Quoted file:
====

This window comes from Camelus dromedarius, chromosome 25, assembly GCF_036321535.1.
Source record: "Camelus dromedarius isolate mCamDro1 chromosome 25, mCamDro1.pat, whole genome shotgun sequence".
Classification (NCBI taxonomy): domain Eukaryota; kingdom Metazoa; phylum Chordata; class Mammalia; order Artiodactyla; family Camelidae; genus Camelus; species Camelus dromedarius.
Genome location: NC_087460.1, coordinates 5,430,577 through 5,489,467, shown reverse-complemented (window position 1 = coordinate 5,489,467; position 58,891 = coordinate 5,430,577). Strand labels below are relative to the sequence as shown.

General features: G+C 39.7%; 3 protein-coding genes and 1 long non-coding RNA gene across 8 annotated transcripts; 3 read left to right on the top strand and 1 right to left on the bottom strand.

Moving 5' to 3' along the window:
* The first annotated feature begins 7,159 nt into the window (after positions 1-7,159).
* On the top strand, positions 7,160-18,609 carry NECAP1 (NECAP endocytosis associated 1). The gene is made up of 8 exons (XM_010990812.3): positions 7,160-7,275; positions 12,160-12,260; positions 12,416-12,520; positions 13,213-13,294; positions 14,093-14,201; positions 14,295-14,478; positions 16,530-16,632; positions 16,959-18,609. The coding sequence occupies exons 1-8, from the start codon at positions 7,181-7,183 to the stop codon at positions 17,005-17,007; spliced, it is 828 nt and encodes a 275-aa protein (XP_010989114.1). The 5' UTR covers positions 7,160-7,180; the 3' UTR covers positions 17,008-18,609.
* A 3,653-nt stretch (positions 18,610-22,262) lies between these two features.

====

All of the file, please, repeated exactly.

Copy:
This window comes from Camelus dromedarius, chromosome 25, assembly GCF_036321535.1.
Source record: "Camelus dromedarius isolate mCamDro1 chromosome 25, mCamDro1.pat, whole genome shotgun sequence".
Classification (NCBI taxonomy): domain Eukaryota; kingdom Metazoa; phylum Chordata; class Mammalia; order Artiodactyla; family Camelidae; genus Camelus; species Camelus dromedarius.
Genome location: NC_087460.1, coordinates 5,430,577 through 5,489,467, shown reverse-complemented (window position 1 = coordinate 5,489,467; position 58,891 = coordinate 5,430,577). Strand labels below are relative to the sequence as shown.

General features: G+C 39.7%; 3 protein-coding genes and 1 long non-coding RNA gene across 8 annotated transcripts; 3 read left to right on the top strand and 1 right to left on the bottom strand.

Moving 5' to 3' along the window:
* The first annotated feature begins 7,159 nt into the window (after positions 1-7,159).
* On the top strand, positions 7,160-18,609 carry NECAP1 (NECAP endocytosis associated 1). The gene is made up of 8 exons (XM_010990812.3): positions 7,160-7,275; positions 12,160-12,260; positions 12,416-12,520; positions 13,213-13,294; positions 14,093-14,201; positions 14,295-14,478; positions 16,530-16,632; positions 16,959-18,609. The coding sequence occupies exons 1-8, from the start codon at positions 7,181-7,183 to the stop codon at positions 17,005-17,007; spliced, it is 828 nt and encodes a 275-aa protein (XP_010989114.1). The 5' UTR covers positions 7,160-7,180; the 3' UTR covers positions 17,008-18,609.
* A 3,653-nt stretch (positions 18,610-22,262) lies between these two features.